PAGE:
White Star Capital closes $50 million USD fund focused on crypto and blockchain

Bitcoin

In the last few weeks, crypto has seized the global tech sector’s attention. From Tesla CEO Elon Musk going cold on bitcoin, to firms like Coinbase going public, the space has been buzzing with activity.

“There’s really no doubt that this space is moving closer and closer to mainstream adoption.”

Now, a global venture firm with Canadian operations and $700 million in assets under management is looking to throw its hat in the ring. White Star Capital recently completed the final close of its Digital Asset Fund, raising $50 million USD from limited partners Bpifrance and Ubisoft, as well as several undisclosed family offices.

The Digital Asset Fund, which represents White Star Capital’s first specialized fund and exceeded its original $30 million target, was created to invest in crypto networks and blockchain-enabled businesses. The fund has a focus on North America and Europe and has already invested in two Canadian startups.

Speaking with BetaKit, Sep Alavi, general partner at White Star Capital, said the firm launched the fund to help bring a level of institutionalization to the crypto and blockchain sector. Alavi has been an investor in the crypto sector since 2015, but said the asset class was not “institutionalized enough” at the time for White Star Capital to get involved in.

“There’s really no doubt that this space is moving closer and closer to mainstream adoption,” Alavi said.

“Once we saw that there was regulatory clarity around the sector, there was institutional adoption in this sector, the quality of entrepreneurs and the migration of talent from the tech side into the sector, we thought this was the perfect opportunity to get into it,” he added.

White Star Capital began raising the fund around one year ago, according to Alavi. It has already made six investments through the fund, with its first investment being in a Montréal-based firm called dfuse, which offers an open-source platform for searching and processing blockchain data. Alavi said White Star Capital warehoused the company, meaning the firm invested prior to raising the new fund. More recently, White Star Capital added Ledn, a Toronto-based startup offering savings and loans for digital assets, to the fund’s portfolio.

The fund is being led by Alavi, who is based in New York, and supported by principals Sanjay Zimmermann in Toronto and Thomas Klocanas, also based in New York. The firm is also hiring an associate in New York, who is yet to be announced, which would bring the fund’s team to four people.

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Alavi declined to disclose how much of the fund would be allocated specifically to Canadian companies but noted the fund is saving 40 percent of its investments to North America, 40 percent to Europe, and 20 percent in other regions, such as Asia. The fund has a current investment period of three years, and 15 percent of the capital has already been deployed, including to the two Canadian startups.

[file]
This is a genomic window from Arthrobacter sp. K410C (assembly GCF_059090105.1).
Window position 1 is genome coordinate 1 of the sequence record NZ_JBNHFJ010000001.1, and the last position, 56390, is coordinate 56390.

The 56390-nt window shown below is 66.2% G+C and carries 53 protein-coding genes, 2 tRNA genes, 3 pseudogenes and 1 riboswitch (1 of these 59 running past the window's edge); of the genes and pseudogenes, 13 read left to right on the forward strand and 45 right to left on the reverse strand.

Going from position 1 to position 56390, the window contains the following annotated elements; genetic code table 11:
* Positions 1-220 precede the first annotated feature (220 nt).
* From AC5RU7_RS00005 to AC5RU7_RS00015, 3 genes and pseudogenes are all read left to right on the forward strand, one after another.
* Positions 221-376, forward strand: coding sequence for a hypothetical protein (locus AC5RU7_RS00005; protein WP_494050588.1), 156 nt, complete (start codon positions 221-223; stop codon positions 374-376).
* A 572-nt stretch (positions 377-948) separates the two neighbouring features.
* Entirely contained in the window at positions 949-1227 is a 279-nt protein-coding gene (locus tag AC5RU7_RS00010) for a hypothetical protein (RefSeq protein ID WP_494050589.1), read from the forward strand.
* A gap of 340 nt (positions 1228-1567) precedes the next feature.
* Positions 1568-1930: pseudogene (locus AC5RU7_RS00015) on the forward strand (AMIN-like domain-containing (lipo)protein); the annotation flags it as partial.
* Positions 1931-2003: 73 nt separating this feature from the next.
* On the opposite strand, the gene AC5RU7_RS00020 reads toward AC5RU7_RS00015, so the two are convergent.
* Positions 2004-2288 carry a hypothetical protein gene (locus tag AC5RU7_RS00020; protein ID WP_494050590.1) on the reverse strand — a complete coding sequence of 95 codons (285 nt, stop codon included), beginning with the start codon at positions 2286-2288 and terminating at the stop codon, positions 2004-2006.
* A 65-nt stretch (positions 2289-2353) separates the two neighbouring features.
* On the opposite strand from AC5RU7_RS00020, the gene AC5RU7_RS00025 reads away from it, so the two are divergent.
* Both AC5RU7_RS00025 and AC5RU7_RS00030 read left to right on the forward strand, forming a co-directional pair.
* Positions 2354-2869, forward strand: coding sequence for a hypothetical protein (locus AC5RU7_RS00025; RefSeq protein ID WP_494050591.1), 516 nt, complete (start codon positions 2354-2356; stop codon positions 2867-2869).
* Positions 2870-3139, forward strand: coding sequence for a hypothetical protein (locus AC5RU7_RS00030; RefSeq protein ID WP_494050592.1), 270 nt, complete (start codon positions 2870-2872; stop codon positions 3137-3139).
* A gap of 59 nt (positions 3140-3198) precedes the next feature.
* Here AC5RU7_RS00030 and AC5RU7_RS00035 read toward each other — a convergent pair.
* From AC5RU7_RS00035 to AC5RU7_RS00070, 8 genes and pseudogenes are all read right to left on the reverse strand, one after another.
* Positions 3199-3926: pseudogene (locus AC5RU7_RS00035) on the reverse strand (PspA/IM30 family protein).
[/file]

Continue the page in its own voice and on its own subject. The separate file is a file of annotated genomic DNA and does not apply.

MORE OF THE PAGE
The Digital Asset Fund will invest between $500,000 and $3 million into between 15 and 20 seed- to Series A-stage companies. Approximately 40 percent of the fund will be saved for follow-on investments.

The majority of the fund will go towards making equity investments in companies, and Alavi said 20 percent is being earmarked for direct crypto investments. This means White Star Capital will purchase tokens on networks or blockchain protocols that have yet to be launched.

“These are investments in networks that will be launching with their own native token, where we acquire the token as part of our investments,” Alavi said. “In fact, that’s the only way to get access to these investments, because that’s the only place value accrues.”

The closing of this fund comes as the cryptocurrency space continues to garner a great deal of public attention. Historically, the value of many cryptocurrencies has been relatively volatile. It was thrown into even greater disarray recently when Tesla CEO Elon Musk announced the electric vehicle manufacturer would no longer accept bitcoin as a payment for the purchase of its vehicles over environmental concerns. This resulted in a crypto price plunge as investors cooled on the currency.

From a Canadian perspective, crypto has picked up significant interest in recent years, despite being a young market. Financial regulators in Canada have worked to keep up with the growth of these new currencies and ensure crypto firms, exchanges, and investors are acting in compliance with Canadian law as it makes its way into the mainstream.

Image source Unsplash. Photo by André François McKenzie.

Isabelle Kirkwood

Isabelle Kirkwood

Isabelle is a Vancouver-based writer with 5+ years of experience in communications and journalism and a lifelong passion for telling stories. For over two years, she has reported on all sides of the Canadian startup ecosystem, from landmark venture deals to public policy, telling the stories of the founders putting Canadian tech on the map.